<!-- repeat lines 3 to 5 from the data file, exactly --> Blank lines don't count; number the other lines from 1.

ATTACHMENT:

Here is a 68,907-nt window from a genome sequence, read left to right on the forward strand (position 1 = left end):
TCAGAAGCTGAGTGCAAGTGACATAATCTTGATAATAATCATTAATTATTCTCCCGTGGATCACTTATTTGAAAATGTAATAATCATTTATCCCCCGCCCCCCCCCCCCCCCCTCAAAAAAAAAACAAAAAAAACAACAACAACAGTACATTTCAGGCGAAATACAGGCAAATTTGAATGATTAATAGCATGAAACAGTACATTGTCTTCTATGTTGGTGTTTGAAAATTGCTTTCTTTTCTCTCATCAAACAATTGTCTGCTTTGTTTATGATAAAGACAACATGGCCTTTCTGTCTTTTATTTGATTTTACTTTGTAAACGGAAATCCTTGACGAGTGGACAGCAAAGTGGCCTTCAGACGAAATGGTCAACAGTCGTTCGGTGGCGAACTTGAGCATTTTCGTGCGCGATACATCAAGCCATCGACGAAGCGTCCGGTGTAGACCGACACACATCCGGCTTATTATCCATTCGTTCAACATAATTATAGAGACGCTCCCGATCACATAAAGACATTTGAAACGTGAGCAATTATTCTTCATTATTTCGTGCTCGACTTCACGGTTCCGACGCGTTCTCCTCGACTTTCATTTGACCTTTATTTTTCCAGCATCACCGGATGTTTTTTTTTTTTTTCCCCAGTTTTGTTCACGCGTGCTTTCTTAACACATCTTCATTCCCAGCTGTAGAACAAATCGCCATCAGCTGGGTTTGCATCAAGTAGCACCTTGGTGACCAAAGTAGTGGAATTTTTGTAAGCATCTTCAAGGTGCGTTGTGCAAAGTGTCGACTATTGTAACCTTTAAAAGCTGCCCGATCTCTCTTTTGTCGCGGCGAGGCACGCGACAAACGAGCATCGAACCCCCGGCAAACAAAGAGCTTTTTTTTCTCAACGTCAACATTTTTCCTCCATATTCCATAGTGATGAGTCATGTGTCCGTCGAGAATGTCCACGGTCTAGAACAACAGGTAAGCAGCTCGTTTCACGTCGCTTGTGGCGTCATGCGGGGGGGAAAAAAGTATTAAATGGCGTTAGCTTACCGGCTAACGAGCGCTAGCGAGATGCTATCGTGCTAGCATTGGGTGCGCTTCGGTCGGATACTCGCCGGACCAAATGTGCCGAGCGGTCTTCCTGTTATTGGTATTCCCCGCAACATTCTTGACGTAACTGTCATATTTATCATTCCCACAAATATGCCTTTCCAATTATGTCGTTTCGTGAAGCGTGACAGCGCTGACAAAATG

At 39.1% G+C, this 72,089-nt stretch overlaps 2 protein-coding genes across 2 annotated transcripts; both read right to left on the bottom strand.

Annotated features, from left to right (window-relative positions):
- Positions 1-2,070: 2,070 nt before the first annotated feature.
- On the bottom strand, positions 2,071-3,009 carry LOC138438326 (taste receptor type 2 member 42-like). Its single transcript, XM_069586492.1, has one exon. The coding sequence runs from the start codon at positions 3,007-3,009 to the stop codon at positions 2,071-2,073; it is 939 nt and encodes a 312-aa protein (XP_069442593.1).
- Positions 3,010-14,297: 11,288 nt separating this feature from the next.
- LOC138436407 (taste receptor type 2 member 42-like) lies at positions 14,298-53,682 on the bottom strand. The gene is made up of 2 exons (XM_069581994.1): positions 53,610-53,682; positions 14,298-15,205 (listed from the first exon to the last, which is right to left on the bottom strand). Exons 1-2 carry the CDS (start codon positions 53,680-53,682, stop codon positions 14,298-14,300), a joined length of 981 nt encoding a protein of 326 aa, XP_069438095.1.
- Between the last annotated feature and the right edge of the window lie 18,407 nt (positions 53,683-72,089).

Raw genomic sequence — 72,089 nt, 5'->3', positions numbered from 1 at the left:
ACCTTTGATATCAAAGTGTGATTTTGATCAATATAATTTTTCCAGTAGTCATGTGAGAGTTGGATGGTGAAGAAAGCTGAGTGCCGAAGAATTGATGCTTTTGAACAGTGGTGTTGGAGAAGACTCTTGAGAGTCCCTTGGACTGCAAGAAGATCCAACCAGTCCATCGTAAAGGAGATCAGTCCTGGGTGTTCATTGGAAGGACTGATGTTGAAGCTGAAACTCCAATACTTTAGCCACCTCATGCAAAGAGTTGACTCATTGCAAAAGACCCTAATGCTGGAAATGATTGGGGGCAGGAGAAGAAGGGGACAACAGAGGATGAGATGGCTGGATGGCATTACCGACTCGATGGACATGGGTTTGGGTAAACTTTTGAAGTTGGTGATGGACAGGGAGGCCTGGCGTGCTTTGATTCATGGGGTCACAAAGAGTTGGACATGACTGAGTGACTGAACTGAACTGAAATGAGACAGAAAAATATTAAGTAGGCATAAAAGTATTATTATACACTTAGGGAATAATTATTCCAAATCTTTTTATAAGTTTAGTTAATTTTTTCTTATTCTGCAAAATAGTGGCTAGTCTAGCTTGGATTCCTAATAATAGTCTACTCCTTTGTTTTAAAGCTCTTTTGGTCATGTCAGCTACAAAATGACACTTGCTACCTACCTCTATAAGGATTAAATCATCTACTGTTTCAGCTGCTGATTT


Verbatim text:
At 39.1% G+C, this 72,089-nt stretch overlaps 2 protein-coding genes across 2 annotated transcripts; both read right to left on the bottom strand.

Annotated features, from left to right (window-relative positions):
- Positions 1-2,070: 2,070 nt before the first annotated feature.